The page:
Thursday 19 October 2017

In-form Murphy determined to make up for lost time

Republic of Ireland's Daryl Murphy. Photo: Seb Daly/Sportsfile
Republic of Ireland's Daryl Murphy. Photo: Seb Daly/Sportsfile
Daniel McDonnell

Daniel McDonnell

Daryl Murphy is six months older than Kevin Doyle and they both left the League of Ireland for England in the summer of 2005.

But while Doyle has retired this week, with a respectable Irish career behind him, Murphy is still trying to make up for lost time.

And with six goals this season for his new club Nottingham Forest, he is arguably the form striker of the Ireland squad despite the excitement surrounding first timers Scott Hogan, Sean Maguire and Aiden O'Brien.

The 34-year-old's wife and two kids have already moved back to Waterford to settle because he was sick of moving them around and his eldest is starting secondary school.

But the fact that Murphy signed a three-year contract when he joined Forest from Newcastle this summer suggests that it will be a while before he comes back to Ireland on a permanent basis. There's still work to do.

"I don't have to give them a timeframe," said Murphy yesterday. "They always knew when they got to that age that if I was still in England or if I was getting another club and a contract was there for me that I was going to take it and keep doing it.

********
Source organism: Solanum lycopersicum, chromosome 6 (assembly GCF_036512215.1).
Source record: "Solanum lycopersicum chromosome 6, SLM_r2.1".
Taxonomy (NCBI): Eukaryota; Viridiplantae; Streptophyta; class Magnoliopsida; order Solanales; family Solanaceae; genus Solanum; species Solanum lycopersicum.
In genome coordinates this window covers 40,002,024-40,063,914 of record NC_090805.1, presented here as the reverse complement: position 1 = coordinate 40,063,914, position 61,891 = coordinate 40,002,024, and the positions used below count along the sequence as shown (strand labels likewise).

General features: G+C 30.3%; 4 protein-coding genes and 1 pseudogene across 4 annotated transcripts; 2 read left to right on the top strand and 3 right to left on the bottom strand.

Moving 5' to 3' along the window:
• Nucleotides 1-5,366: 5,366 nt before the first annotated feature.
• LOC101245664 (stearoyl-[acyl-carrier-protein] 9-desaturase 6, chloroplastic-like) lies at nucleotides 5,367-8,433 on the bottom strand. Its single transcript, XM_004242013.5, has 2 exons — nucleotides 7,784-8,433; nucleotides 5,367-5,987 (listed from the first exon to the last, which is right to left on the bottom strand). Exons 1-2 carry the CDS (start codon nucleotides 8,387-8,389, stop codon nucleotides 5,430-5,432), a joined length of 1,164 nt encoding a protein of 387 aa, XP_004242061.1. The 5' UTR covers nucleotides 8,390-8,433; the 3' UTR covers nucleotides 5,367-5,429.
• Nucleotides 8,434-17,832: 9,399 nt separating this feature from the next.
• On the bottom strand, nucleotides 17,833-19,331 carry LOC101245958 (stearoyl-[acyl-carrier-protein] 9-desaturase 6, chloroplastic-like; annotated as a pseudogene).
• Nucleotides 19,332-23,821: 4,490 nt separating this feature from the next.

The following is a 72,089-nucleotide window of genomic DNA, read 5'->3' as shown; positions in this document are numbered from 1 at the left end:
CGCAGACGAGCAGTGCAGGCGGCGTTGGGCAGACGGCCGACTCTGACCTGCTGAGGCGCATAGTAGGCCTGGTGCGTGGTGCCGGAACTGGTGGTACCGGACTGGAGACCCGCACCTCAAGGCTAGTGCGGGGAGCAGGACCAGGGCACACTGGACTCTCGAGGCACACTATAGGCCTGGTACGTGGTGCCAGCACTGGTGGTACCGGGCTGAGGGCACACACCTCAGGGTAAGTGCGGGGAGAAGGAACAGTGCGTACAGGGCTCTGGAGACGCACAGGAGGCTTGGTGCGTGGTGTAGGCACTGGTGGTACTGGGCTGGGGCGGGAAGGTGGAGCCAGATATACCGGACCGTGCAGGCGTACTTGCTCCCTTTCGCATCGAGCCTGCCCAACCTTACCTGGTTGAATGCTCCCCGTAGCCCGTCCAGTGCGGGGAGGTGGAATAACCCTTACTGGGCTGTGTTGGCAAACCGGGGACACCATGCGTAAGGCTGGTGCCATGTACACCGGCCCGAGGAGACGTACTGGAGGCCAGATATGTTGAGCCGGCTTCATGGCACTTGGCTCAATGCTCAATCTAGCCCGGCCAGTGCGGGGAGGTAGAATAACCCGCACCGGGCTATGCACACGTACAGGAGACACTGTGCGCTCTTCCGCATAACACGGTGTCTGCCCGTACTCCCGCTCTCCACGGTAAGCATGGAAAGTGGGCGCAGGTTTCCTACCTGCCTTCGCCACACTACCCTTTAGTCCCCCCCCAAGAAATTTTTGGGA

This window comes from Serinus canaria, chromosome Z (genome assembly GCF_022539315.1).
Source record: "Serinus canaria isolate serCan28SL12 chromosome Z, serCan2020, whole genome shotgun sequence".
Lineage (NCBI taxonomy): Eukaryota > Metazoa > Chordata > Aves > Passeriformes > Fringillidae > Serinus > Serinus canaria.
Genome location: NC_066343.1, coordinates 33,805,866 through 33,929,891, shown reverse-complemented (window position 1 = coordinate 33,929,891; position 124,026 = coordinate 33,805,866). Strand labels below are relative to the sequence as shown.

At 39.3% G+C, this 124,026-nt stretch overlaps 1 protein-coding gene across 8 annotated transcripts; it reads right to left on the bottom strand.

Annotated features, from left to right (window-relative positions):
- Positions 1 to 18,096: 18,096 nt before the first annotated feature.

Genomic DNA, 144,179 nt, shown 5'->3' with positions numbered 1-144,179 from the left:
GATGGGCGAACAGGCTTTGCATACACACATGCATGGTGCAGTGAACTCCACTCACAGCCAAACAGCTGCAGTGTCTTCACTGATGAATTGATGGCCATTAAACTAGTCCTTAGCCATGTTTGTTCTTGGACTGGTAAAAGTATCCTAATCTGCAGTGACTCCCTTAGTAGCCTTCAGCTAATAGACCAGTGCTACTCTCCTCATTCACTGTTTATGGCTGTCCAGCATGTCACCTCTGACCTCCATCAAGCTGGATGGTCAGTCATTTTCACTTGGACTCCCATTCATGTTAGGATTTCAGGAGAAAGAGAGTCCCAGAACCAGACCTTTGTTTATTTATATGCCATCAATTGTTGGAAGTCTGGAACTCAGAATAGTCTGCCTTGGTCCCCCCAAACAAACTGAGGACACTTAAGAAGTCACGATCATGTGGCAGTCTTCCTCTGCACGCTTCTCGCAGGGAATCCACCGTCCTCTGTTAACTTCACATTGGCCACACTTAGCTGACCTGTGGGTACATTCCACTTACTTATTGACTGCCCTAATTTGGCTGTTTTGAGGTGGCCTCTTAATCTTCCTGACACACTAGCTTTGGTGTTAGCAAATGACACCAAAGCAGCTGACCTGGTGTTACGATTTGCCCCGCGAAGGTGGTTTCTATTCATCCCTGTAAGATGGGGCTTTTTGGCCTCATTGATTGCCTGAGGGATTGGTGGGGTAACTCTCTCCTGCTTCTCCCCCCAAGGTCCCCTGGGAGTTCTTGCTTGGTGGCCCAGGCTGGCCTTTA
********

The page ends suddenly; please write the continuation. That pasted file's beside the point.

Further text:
"It was just with the age they are at, it just wouldn't be fair on them and they love it at home with their family and friends and everyone around them. In England it was a lot different."

Murphy cannot quite put his finger on the resurgence in the home straight of his career. It was a move to Mick McCarthy's Ipswich that really turned things around and prompted Martin O'Neill to bring him out of international exile. That earned him a lucrative switch to Newcastle and he left on good terms after fulfilling the brief of helping them back to the top flight. His stock is such that Forest moved quickly and paid a fee for a man who is at the veteran stage and watching peers like Doyle pack it in.

"I've been asked it (about his renaissance) a lot," he says. "I guess it's just not worrying about it too much if things are not going your way. When I was younger it would play on my mind whereas now the best way to get over it is keep calm and do what you're good at.

"I've missed out on a lot with Ireland. Fair play to the gaffer here because he brought me in from nowhere. If it was under the previous manager, I probably would have never played for Ireland again."

Murphy has engaged in cryotherapy and focused specifically on a niggling calf problem to ensure that his body is in check. Three full games with Forest last week mean that he is certainly match sharp ahead of the double header with Moldova and Wales.

He noted the concussion based reasons for Doyle's exit and admits he's been fortunate on that front despite frequently being in the firing line for aerial collisions.

"I've been lucky and I've never played with someone who had that problem to be honest with you," he said. "Obviously I wish Doyler all the best. You see it and it's scary. He's getting medical attention and you can't gamble on that.

"If you're getting advice you shouldn't carry on, you don't do it. Your health is your wealth."

Irish Independent

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